Several years ago, my cousin’s wife asked me what I did to make money. I told her I was a public relations professional.
“So, what do you public relate?” she asked. I never heard the practice called that before or used as a verb. The phrase stuck with me. But as I think about her question further, I’ve come to the realization that public relations is, indeed, one of the most misunderstood professions in the modern world, aside perhaps from the masterminds who create investment tools like financial derivatives, which are only known to a handful of very rich Wall Street types. The classic definition — building mutually beneficial relationships between an organization and its publics — often gets lost or very distorted, especially by those who equate “good PR” with color photos in “People” and coverage on TMZ. To pure publicists out there, your job is to get clients covered in the media, and it’s an honorable pursuit; but it doesn’t encompass — in most cases — a long-term strategy.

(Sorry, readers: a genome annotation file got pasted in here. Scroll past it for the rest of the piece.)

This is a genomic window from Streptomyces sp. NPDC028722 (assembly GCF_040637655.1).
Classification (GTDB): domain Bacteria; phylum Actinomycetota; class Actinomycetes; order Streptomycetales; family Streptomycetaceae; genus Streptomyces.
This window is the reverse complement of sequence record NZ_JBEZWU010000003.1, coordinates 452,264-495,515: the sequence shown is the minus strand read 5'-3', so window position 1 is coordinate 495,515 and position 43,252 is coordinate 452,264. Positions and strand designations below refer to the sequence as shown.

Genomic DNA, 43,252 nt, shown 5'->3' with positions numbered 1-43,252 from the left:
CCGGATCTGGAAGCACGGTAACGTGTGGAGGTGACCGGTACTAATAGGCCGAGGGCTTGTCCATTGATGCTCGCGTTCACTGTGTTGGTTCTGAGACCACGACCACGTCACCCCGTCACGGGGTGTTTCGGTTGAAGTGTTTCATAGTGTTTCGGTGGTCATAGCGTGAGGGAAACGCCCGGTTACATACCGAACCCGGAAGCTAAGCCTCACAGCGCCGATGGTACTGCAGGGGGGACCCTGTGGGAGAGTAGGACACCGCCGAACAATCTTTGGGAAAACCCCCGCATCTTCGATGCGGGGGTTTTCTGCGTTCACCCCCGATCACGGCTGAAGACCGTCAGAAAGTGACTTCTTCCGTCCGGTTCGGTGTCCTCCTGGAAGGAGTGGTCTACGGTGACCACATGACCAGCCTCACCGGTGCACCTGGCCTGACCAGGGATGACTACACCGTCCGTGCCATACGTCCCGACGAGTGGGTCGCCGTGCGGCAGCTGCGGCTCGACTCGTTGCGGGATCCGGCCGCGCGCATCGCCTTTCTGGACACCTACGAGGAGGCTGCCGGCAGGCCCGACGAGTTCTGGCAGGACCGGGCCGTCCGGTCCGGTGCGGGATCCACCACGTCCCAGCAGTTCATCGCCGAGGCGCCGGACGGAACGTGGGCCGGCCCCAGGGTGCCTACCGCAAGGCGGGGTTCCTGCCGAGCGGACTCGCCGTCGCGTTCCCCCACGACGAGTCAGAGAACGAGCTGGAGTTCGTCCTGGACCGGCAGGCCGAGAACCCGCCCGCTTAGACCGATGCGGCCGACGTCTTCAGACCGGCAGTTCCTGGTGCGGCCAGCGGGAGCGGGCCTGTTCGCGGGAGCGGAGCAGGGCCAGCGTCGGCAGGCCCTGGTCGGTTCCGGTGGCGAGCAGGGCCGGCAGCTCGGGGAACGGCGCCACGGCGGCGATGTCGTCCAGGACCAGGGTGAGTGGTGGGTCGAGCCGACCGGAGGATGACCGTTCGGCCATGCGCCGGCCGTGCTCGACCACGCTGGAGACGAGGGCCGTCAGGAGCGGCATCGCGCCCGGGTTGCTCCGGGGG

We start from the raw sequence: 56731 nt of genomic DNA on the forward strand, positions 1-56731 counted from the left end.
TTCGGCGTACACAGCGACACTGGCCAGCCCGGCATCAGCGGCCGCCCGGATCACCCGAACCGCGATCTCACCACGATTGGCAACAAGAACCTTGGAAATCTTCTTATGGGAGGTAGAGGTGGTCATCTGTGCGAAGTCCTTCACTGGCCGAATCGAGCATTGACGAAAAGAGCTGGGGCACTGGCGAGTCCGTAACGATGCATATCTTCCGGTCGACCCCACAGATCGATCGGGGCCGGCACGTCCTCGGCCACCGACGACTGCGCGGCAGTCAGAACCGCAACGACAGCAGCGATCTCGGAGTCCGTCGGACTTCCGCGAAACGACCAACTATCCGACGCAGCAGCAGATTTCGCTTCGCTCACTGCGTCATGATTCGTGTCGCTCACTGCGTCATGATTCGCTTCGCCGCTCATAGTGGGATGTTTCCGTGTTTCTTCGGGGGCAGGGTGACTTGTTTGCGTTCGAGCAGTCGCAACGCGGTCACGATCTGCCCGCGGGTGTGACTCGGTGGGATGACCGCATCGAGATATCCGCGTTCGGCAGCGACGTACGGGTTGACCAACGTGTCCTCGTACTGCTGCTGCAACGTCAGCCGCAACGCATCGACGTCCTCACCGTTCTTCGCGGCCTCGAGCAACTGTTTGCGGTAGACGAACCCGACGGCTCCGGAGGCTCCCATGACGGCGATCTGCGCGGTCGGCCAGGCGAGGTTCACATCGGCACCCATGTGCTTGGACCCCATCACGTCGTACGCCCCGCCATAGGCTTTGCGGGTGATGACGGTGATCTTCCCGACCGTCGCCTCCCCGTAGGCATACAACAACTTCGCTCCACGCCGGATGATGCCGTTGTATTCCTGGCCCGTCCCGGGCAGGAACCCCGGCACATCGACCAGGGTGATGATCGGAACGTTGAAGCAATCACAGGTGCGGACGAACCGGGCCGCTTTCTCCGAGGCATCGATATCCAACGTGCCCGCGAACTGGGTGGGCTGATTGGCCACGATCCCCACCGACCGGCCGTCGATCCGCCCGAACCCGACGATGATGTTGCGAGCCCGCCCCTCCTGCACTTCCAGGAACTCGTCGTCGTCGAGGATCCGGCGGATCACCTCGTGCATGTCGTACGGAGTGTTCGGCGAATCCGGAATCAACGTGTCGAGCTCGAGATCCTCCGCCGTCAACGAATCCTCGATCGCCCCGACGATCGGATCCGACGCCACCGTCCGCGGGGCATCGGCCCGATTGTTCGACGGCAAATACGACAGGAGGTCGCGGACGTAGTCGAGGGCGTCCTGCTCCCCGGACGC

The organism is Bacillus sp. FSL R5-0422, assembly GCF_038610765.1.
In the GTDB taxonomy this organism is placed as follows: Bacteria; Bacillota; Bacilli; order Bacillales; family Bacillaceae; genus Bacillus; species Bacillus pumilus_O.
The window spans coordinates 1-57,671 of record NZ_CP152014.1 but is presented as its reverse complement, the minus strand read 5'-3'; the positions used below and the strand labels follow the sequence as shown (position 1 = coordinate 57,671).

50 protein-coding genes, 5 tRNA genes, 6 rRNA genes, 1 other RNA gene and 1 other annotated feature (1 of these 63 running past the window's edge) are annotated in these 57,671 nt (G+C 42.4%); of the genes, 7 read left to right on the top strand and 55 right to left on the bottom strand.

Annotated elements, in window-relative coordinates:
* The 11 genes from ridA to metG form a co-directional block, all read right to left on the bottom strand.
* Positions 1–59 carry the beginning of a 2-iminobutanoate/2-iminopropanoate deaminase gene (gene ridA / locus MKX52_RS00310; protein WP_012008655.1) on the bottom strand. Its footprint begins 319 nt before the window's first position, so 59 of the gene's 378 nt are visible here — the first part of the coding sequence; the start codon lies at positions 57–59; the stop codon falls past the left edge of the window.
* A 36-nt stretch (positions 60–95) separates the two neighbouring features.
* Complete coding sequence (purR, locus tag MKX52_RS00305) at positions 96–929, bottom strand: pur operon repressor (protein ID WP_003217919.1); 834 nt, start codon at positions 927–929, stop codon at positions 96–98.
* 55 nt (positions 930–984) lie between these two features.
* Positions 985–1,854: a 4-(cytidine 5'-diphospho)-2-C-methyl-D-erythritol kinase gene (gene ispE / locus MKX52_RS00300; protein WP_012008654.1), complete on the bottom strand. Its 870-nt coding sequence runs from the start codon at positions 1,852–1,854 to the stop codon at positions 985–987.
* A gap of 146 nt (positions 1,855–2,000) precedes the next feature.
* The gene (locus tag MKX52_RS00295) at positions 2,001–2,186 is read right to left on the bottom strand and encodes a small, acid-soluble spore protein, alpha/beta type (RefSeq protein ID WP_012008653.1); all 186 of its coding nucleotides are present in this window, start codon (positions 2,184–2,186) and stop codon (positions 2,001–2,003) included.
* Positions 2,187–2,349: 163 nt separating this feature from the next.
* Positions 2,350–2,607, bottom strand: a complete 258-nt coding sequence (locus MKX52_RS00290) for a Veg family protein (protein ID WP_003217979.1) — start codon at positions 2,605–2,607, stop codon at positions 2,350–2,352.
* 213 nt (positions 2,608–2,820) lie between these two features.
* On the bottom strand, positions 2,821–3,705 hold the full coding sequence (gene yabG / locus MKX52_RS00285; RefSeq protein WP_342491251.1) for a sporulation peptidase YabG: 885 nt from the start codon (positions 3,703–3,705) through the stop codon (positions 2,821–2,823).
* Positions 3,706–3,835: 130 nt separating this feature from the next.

In my current job search, I’m doing the perfunctory: Networking with everyone from long-term friends/colleagues to the mail lady. Opportunities will surface through expanding my existing network and taking advantage of who knows whom. But I’ve also registered for various online job sites, because, who knows: Somebody gets jobs posted.
It’s humorous and somewhat disturbing to see “public relations” show up on keyword searches for positions involving fielding inbound calls or selling insurance. True, these jobs and others do involve dealing with the “public” on a regular basis. But they do not fit the definition of a public relations professional. Wonder when the world will relate?